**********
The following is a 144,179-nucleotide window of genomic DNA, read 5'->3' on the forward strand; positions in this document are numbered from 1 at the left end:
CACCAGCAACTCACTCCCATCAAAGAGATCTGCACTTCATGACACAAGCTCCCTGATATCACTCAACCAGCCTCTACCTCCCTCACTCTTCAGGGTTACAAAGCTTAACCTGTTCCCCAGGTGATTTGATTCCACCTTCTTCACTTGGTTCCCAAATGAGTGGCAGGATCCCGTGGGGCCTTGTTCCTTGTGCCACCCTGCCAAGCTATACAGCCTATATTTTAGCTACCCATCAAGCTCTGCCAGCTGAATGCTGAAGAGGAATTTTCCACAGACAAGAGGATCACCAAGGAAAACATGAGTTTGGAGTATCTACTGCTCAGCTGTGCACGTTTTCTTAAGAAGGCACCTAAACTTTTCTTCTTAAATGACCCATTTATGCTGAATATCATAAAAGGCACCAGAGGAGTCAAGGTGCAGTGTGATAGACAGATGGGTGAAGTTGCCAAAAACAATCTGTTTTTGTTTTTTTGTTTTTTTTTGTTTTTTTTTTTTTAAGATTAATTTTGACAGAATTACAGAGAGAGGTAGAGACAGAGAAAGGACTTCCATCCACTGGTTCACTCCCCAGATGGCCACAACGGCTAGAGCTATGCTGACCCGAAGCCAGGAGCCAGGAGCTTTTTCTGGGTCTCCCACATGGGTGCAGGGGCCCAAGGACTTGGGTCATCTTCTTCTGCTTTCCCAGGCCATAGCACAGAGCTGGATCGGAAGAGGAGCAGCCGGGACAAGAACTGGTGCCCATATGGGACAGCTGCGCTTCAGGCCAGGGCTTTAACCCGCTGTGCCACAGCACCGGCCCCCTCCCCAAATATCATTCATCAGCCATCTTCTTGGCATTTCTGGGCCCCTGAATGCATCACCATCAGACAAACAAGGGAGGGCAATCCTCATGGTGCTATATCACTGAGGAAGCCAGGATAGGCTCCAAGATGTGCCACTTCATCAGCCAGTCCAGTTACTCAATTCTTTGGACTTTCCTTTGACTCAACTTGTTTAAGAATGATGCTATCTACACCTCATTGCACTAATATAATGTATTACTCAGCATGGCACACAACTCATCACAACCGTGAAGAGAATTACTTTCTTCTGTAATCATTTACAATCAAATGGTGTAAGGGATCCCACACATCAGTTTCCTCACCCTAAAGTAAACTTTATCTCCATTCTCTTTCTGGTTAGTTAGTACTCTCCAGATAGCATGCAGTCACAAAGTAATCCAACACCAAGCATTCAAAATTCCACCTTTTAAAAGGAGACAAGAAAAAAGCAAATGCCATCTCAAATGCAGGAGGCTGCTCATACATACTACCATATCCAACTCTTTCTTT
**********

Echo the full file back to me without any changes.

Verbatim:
The following is a 144,179-nucleotide window of genomic DNA, read 5'->3' on the forward strand; positions in this document are numbered from 1 at the left end:
CACCAGCAACTCACTCCCATCAAAGAGATCTGCACTTCATGACACAAGCTCCCTGATATCACTCAACCAGCCTCTACCTCCCTCACTCTTCAGGGTTACAAAGCTTAACCTGTTCCCCAGGTGATTTGATTCCACCTTCTTCACTTGGTTCCCAAATGAGTGGCAGGATCCCGTGGGGCCTTGTTCCTTGTGCCACCCTGCCAAGCTATACAGCCTATATTTTAGCTACCCATCAAGCTCTGCCAGCTGAATGCTGAAGAGGAATTTTCCACAGACAAGAGGATCACCAAGGAAAACATGAGTTTGGAGTATCTACTGCTCAGCTGTGCACGTTTTCTTAAGAAGGCACCTAAACTTTTCTTCTTAAATGACCCATTTATGCTGAATATCATAAAAGGCACCAGAGGAGTCAAGGTGCAGTGTGATAGACAGATGGGTGAAGTTGCCAAAAACAATCTGTTTTTGTTTTTTTGTTTTTTTTTGTTTTTTTTTTTTTAAGATTAATTTTGACAGAATTACAGAGAGAGGTAGAGACAGAGAAAGGACTTCCATCCACTGGTTCACTCCCCAGATGGCCACAACGGCTAGAGCTATGCTGACCCGAAGCCAGGAGCCAGGAGCTTTTTCTGGGTCTCCCACATGGGTGCAGGGGCCCAAGGACTTGGGTCATCTTCTTCTGCTTTCCCAGGCCATAGCACAGAGCTGGATCGGAAGAGGAGCAGCCGGGACAAGAACTGGTGCCCATATGGGACAGCTGCGCTTCAGGCCAGGGCTTTAACCCGCTGTGCCACAGCACCGGCCCCCTCCCCAAATATCATTCATCAGCCATCTTCTTGGCATTTCTGGGCCCCTGAATGCATCACCATCAGACAAACAAGGGAGGGCAATCCTCATGGTGCTATATCACTGAGGAAGCCAGGATAGGCTCCAAGATGTGCCACTTCATCAGCCAGTCCAGTTACTCAATTCTTTGGACTTTCCTTTGACTCAACTTGTTTAAGAATGATGCTATCTACACCTCATTGCACTAATATAATGTATTACTCAGCATGGCACACAACTCATCACAACCGTGAAGAGAATTACTTTCTTCTGTAATCATTTACAATCAAATGGTGTAAGGGATCCCACACATCAGTTTCCTCACCCTAAAGTAAACTTTATCTCCATTCTCTTTCTGGTTAGTTAGTACTCTCCAGATAGCATGCAGTCACAAAGTAATCCAACACCAAGCATTCAAAATTCCACCTTTTAAAAGGAGACAAGAAAAAAGCAAATGCCATCTCAAATGCAGGAGGCTGCTCATACATACTACCATATCCAACTCTTTCTTT